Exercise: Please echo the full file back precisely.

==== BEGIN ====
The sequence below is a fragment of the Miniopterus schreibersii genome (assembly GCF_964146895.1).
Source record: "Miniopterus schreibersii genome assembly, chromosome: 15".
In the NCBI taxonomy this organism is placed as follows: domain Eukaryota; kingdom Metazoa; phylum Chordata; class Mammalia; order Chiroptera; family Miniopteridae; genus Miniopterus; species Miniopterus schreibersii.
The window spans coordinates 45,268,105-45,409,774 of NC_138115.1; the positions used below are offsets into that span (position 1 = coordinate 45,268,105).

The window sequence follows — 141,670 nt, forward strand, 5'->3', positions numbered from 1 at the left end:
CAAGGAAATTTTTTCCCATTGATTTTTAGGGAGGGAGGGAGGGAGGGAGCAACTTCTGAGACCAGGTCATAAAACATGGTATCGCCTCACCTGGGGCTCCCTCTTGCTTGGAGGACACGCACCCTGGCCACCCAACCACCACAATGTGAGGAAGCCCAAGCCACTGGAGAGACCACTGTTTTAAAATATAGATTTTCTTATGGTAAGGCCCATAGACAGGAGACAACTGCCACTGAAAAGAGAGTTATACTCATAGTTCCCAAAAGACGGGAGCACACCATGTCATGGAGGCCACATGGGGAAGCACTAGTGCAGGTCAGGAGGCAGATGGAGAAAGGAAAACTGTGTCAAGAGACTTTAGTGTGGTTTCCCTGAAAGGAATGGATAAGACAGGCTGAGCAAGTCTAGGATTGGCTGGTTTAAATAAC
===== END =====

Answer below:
The sequence below is a fragment of the Miniopterus schreibersii genome (assembly GCF_964146895.1).
Source record: "Miniopterus schreibersii genome assembly, chromosome: 15".
In the NCBI taxonomy this organism is placed as follows: domain Eukaryota; kingdom Metazoa; phylum Chordata; class Mammalia; order Chiroptera; family Miniopteridae; genus Miniopterus; species Miniopterus schreibersii.
The window spans coordinates 45,268,105-45,409,774 of NC_138115.1; the positions used below are offsets into that span (position 1 = coordinate 45,268,105).

The window sequence follows — 141,670 nt, forward strand, 5'->3', positions numbered from 1 at the left end:
CAAGGAAATTTTTTCCCATTGATTTTTAGGGAGGGAGGGAGGGAGGGAGCAACTTCTGAGACCAGGTCATAAAACATGGTATCGCCTCACCTGGGGCTCCCTCTTGCTTGGAGGACACGCACCCTGGCCACCCAACCACCACAATGTGAGGAAGCCCAAGCCACTGGAGAGACCACTGTTTTAAAATATAGATTTTCTTATGGTAAGGCCCATAGACAGGAGACAACTGCCACTGAAAAGAGAGTTATACTCATAGTTCCCAAAAGACGGGAGCACACCATGTCATGGAGGCCACATGGGGAAGCACTAGTGCAGGTCAGGAGGCAGATGGAGAAAGGAAAACTGTGTCAAGAGACTTTAGTGTGGTTTCCCTGAAAGGAATGGATAAGACAGGCTGAGCAAGTCTAGGATTGGCTGGTTTAAATAAC